Airfix 1/600 HMS Warspite

KIT #: ?
REVIEWER: Frank Spahr


 HMS Warspite was one of Britain´s best-known and successful battleships. Built as member of the five-strong Queen Elizabeth Class of fast battleships, she and her sisters were the cutting edge of Britain´s battle fleet in the First World War. Armed with eight of the excellent 15-inch guns and oil-fired, and capable of around 23 knots, they still were the backbone of the fleet in 1939. They were modernized to varying degrees and hence their external appearance was changed a lot. Warspite´s reconstruction was particularly thorough and left her with a modern block bridge, single funnel and twin aircraft hangars and catapult. Radar and AA were upgraded successively. Only one vessel of the class, Barham, was lost to a German U-boat, the others survived the war, albeit suffering extreme damage.

Warspite was almost lost after being hit off Salerno by a German gliding bomb, and was never fully repaired, only to an extent that enabled her to lend Naval Gunfire Support during the Normandy landings. After being hit by a magnetic mine, she was again provisonally repaired. She fired her last shots during the attack on Walcheren island and was taken out of service in February, 1945.

 After the war, the surviving older battleships were quickly discarded and scrapped. Warspite´s fate differed a bit from her sisters. On her final trip to the breakers at Faslane, she got into heavy weather off the Cornish coast and ran aground in Prussia Cove in April, 1947. The ship was partly scrapped there over the course of three years, until she was sufficiently lightened to be towed to Marazion near St. Michael´s Mount, where the scrapping was completed until 1957.


 I highly recommend getting the Shipcraft volume on the Queen Elizabeths; it contains an excellent overview on the class of ships but also on the available model kits, of which the Airfix offering is one of the oldest. Hence it is nowhere near modern tooling and inaccurate in shape, but it is available again for all those reliving their youth and willing to live with the warts and all like yours truly. The Airfix kit is essentially a Warspite soon after her reconstruction, and needs some modifications to represent her fit as scrapped. Moreover, the superstructure is pretty clunky and can benefit from some refinements. As regards references: Apart from the Shipcraft volume, I used the AOTS volume (helpful, though not revealing all ...) and the Raven/Roberts classic on British Battleships of WW2.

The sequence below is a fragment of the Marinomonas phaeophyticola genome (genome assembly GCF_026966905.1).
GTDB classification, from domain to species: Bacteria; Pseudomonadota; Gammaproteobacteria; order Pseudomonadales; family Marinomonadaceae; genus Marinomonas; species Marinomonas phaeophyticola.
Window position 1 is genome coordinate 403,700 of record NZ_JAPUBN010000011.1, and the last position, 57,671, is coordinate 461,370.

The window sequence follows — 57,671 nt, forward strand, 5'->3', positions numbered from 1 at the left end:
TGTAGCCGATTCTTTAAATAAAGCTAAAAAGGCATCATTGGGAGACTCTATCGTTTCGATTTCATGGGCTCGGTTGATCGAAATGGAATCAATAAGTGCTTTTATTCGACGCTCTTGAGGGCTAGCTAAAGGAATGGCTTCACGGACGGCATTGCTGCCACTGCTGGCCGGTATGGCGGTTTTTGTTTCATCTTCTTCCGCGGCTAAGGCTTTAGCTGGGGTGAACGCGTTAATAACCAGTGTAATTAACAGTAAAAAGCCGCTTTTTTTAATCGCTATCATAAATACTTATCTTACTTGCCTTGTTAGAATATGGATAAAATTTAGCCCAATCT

In this case, the idea for the diorama was there before the kit got into my eager paws. On a trip to Cornwall in 2005, I happened upon a memorial to HMS Warspite erected near the site of her final scrapping, right opposite St. Michael´s Mount. I hadn´t been aware of Warspite´s end before that and was duly impressed. Surfing the net, I later found some images and descriptions of her fate on the Cornish coast and soon decided I would build the old, clunky and not too expensive Airfix kit as her wreck. Fast forward several years – Airfix threatened to re-release the hitherto hardly available kit, but it took some time before it actually hit the German online shops. Discussing future projects at a model show, I learned that a modeling pal had a surplus Warspite and we soon agreed that he would sell it to me. I was pretty excited when I had the battered box in hand and again was able to build what had been one of the top favorite kits of my youth.

I started by building the hull plus the deck, making modifications where I found them to be necessary and visible. Prior to her last voyage, Warspite´s armament and boats had been removed, same as part of her radar equipment. The casemate guns had been removed and plated over, so I replaced the parts with styrene tubing. Scuttles were drilled open. The overly thick stern walk cutout was partially filled and a new piece was made from styrene. Numerous access panels to the various compartments of the bulge were hinted at using a flattened section of brass tubing, which was heated and carefully pressed at the desired locations, leaving an oval mark. The catapult was removed and the deck sanded. Unneeded mounting holes in the decks were filled with styrene stock and sanded. Oversize splinter shields and molded on stairs were removed likewise. I did not address the issues of the wrong shapes of the bulges and the bow and stern.

Having completed the hull, it was time to think about mounting it on the diorama. Having the hull fixed to my adjustable vise with threaded bars, I inclined the hull to the degree I wanted to show in the dio. Various shots of Warspite show her various states of necessary demarcation line was drawn on the hull using an indelible marker. For fears of the hull deforming after sawing the underwater part off, I first cut away sections and successively glued pieces of sprue from side to side to retain the shape. That done, the rest of the underwater hull was removed and the edges smoothed. The model was then primed with a tan enamel paint prior to paintwork on the wood decks.